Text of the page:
Conservative management of idiopathic pneumoperitoneum masquerading as peritonitis: report of a case

T Tani, Y Shirai, M Sasagawa, T Wanifuchi, K Yagi, I Satoh, K Hatakeyama
Surgery Today 1995, 25 (3): 265-7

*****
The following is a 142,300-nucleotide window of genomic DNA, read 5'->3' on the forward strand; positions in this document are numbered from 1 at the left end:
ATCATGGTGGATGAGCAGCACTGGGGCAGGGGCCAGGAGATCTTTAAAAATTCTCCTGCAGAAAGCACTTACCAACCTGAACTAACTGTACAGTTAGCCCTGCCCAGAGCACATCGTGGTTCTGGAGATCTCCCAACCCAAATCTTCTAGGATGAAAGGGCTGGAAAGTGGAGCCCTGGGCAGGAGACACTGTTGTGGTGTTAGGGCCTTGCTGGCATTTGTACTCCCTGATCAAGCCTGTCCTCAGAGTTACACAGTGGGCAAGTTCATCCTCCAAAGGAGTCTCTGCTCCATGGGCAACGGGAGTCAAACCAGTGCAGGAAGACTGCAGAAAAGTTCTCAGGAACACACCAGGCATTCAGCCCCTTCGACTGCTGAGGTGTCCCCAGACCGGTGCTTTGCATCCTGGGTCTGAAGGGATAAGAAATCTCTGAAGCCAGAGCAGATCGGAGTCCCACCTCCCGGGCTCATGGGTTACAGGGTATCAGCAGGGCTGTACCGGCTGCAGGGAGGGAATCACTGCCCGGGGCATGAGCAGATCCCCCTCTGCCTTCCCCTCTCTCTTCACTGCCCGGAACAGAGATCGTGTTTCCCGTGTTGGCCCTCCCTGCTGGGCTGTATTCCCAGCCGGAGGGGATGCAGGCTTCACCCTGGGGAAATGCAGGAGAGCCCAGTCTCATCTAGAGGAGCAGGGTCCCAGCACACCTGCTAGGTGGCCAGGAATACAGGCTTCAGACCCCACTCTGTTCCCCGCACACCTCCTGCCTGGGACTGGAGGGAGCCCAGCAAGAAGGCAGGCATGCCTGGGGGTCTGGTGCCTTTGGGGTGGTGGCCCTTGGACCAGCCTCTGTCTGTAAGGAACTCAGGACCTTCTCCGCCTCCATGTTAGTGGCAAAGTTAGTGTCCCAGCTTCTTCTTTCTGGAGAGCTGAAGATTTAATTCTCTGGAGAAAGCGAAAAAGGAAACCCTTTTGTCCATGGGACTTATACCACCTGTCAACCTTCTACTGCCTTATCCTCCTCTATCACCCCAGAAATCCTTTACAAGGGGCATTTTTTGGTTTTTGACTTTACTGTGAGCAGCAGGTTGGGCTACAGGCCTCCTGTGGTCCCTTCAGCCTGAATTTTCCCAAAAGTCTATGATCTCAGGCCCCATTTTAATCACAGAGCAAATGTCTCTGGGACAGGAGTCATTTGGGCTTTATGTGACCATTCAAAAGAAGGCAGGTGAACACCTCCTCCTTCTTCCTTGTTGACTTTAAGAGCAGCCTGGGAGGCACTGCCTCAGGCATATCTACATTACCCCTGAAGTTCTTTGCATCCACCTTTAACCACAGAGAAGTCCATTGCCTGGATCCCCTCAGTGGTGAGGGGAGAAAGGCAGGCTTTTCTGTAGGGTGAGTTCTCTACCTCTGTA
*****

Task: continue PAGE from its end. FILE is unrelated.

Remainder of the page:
Pneumoperitoneum is most commonly caused by the perforation of a hollow viscus, in which case an emergency laparotomy is indicated. We report herein the case of a patient who presented with the signs and symptoms of peritonitis, but who was found to have idiopathic pneumoperitoneum which was successfully managed by conservative treatment. A 70-year-old man presented with epigastric pain, nausea, and a severely distended and tympanitic abdomen. Abdominal examination revealed diffuse tenderness with guarding, but no rebound tenderness. He was febrile with leukocytosis and high C-reactive protein. Chest X-ray and abdominal computed tomography demonstrated a massive pneumoperitoneum without pneumothorax, pneumomediastinum, pneumoretroperitoneum, or subcutaneous emphysema, and subsequent examinations failed to demonstrate perforation of a hollow viscus. Thus, a diagnosis of idiopathic pneumoperitoneum was made, and the patient was managed conservatively, which resulted in a successful outcome. This experience and a review of the literature suggest that idiopathic pneumoperitoneum is amenable to conservative management, even when the signs and symptoms of peritonitis are present.

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